Despite thinned ranks and a slightly more somber tone, insurance execs attending LIMRA International’s 2001 annual meeting generally conveyed an optimistic attitude toward the future. LIMRA is a worldwide marketing association for insurance and financial services companies.
Turnout was a bit off for the Windsor, Conn.-based conference, held October 28 to 30 in Toronto: About 350-400 insurance and financial services executives attended, down from a more typical crowd of 500, according to LIMRA spokesman Howard Drescher.
"In spite of Sept. 11, it was pretty upbeat," says Bill Tindall, senior vice president of retirement services at American United Life , Indianapolis, and newly elected LIMRA board chairman. Tindall says his colleagues are all responding differently to the economy and events of Sept. 11.
"I think there will be more pressure at company levels for people to watch their discretionary spending, including conferences," Tindall observes. Demonstrating the value of a meeting or incentive will grow increasingly crucial, he adds.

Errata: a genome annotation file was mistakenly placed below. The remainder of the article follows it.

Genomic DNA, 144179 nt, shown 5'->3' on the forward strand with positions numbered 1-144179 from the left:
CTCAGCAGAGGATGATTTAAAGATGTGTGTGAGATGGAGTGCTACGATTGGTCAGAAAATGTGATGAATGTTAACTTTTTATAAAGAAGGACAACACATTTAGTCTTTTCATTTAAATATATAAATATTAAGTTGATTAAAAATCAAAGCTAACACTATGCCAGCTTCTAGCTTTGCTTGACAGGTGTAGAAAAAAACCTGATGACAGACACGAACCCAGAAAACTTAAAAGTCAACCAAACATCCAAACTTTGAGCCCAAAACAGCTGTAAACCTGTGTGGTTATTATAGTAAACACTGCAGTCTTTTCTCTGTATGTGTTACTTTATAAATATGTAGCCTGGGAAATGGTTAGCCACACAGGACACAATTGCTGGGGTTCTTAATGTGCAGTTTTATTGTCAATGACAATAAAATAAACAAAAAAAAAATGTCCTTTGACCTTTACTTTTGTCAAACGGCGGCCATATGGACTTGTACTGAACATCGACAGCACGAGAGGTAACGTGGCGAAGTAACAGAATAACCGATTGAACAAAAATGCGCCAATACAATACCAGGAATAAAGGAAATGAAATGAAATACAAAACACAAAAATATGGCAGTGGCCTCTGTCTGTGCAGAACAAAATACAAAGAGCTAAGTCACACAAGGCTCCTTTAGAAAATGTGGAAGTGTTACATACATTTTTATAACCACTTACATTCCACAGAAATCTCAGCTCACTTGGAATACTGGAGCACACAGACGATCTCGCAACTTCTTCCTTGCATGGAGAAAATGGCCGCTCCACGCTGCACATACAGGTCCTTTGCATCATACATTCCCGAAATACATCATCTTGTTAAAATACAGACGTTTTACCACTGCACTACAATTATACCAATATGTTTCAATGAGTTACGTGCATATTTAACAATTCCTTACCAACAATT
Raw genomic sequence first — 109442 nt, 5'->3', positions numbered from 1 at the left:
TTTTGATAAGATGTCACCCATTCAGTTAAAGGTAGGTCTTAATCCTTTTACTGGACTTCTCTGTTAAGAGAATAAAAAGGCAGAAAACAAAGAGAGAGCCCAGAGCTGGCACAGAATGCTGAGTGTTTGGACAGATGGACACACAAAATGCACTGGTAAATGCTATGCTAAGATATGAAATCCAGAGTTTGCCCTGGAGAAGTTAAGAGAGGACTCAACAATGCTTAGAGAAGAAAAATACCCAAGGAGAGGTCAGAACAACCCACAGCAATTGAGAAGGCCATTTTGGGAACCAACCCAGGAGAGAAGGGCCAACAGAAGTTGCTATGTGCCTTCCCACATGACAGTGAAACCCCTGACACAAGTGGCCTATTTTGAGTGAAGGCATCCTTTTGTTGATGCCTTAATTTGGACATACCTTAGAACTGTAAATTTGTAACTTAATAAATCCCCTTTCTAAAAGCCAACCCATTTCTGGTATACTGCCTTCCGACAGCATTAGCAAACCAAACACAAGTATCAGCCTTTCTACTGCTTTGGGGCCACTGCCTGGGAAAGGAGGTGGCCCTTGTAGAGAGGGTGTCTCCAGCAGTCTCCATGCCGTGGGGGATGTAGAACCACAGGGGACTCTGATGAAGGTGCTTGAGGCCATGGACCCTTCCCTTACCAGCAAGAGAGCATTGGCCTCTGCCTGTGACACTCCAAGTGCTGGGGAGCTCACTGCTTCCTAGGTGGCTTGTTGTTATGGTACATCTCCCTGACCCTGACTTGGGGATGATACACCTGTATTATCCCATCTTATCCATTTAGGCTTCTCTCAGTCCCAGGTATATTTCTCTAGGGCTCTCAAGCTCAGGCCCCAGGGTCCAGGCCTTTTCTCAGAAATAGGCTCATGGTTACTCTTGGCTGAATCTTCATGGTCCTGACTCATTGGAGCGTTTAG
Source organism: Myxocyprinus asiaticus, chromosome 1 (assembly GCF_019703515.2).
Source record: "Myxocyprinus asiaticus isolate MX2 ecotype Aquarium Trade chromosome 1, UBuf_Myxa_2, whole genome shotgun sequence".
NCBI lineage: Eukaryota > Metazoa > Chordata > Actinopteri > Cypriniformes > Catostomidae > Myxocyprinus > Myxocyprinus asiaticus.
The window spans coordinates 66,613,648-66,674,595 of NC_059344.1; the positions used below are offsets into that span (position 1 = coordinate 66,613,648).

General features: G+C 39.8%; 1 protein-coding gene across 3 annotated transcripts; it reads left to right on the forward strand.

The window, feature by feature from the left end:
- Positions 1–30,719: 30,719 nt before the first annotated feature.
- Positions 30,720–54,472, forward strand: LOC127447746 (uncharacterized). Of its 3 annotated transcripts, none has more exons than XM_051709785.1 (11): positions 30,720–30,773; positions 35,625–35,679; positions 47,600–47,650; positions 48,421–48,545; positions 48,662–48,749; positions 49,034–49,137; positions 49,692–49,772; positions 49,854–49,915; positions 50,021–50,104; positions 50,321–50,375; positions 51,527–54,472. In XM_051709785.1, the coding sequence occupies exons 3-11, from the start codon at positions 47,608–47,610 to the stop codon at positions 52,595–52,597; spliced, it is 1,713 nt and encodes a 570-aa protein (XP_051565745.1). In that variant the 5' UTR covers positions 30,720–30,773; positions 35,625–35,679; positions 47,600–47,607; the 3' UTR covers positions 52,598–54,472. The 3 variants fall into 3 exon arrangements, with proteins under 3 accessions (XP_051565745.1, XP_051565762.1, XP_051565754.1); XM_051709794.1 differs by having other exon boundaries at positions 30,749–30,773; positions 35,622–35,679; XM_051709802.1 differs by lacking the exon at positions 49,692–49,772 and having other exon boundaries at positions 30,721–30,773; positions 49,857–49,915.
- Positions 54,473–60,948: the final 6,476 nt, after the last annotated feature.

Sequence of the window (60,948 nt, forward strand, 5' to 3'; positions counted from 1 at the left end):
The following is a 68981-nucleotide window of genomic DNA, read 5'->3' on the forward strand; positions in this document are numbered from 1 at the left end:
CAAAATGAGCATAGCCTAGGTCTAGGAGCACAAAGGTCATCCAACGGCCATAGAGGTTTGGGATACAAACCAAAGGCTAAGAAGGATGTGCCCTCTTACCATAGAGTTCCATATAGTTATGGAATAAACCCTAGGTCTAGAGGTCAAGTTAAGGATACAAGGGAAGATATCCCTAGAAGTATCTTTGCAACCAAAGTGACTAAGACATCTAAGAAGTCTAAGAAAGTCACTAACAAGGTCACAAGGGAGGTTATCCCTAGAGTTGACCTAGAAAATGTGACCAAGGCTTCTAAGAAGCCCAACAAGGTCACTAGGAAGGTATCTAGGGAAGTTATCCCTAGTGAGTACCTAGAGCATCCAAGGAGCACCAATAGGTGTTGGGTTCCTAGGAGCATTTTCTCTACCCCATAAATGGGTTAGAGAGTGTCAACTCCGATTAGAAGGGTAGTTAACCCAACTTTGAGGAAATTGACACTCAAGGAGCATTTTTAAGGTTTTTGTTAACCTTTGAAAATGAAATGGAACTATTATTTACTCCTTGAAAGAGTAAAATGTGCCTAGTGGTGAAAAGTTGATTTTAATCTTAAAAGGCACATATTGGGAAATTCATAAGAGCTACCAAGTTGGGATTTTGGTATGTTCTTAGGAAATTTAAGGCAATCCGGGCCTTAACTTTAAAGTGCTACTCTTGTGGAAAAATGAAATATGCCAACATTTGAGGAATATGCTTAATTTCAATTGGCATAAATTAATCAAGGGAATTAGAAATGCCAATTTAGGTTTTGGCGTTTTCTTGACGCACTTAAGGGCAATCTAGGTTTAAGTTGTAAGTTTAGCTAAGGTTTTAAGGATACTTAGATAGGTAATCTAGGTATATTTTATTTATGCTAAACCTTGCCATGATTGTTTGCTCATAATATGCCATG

Lynette Owens, whose Rancho Mirage, Calif.-based hotel selection firm caters exclusively to insurance and financial services companies, says she noticed a large falloff in international attendees at this year’s meeting. But those who did show up were decision- makers who were eager to talk about future bookings, she notes.
Although the economy and terrorist events played havoc with meeting and event plans at the end of 2001, Owens expects more typical booking patterns to resume in 2002. "I absolutely have not seen one 2003 or later meeting changed or canceled," Owens says. "It’s business as usual as far as I can see."
Educational sessions at this year’s meeting explored the conference theme, the "financial genome," focusing on the ongoing evolution of insurance companies into broader financial services firms. "We felt there are many companies around the world that have in fact learned how to ‘crack the marketing genome’ of the global financial services industry," Drescher explains. "We deliberately drew that analogy to the advances in genetics."